Edward Albee: Icon of American Theatre
“I’d read about the Village, how Bohemian it was, and after getting thrown out of college, couldn’t wait to get here.” So were the words of groundbreaking playwright Edward Albee (March 12, 1928 – September 16, 2016).
A lifelong “Villager,” Albee was the recipient of Pulitzer Prizes for A Delicate Balance (1966), Seascape (1972) and Three Tall Women (1994).
In 1963, following his successful Broadway debut with Who’s Afraid of Virginia Woolf, Albee took over the SoHo Playhouse in the South Village. Realizing that the future of theater was in jeopardy without incubator space for emerging writers to experiment with form, style, and content, he used his own funds from the profits of his success to produce the plays of other young writers. The philosophy of his production company, The Playwrights’ Unit, centered on the notion that American playwrights deserved a forum in which to learn and take risks in full public view. And so, through the mission of his company, the world was introduced to the brilliance of young playwrights Sam Shepard, LeRoi Jones, Adrienne Kennedy, Terrence McNally, John Guare, Frank Gagliano, Lanford Wilson, Lee Kalcheim, Megan Terry, and many others.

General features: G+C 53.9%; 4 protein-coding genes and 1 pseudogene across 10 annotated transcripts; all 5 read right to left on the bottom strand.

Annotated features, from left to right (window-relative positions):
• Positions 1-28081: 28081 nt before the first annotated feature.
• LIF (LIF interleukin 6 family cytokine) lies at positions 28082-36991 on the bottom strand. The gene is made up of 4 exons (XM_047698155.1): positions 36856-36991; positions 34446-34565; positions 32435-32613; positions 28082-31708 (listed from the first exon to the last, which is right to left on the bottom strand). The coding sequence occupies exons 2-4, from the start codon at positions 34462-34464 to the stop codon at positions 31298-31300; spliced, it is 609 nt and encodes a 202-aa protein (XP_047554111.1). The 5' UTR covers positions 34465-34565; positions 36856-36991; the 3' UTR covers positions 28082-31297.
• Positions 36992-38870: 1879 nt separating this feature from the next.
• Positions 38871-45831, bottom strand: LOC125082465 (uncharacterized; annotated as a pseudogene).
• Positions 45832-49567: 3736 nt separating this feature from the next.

Albee never felt a connection with his conservative parents and lifestyle while growing up. Adopted by Reed and Francis Albee, he was raised in suburban Westchester and lived a privileged life, attending various private schools in New England. He was enrolled at Trinity College in Hartford, CT for a time before leaving school to find refuge in Greenwich Village. There he found a community of like-minded artists and settled. He became friends with fellow writers, painters and musicians including playwright William Inge and composers David Diamond, Aaron Copland, and William Flanagan. In the 1950’s he began writing plays.
The Zoo Story, a one-act piece about two men who meet on a park bench in Central Park, was his debut, and premiered in West Berlin (alongside a Samuel Beckett play) in 1959. The Zoo Story was performed in Greenwich Village the following year, helping to start the movement to produce plays Off-Broadway.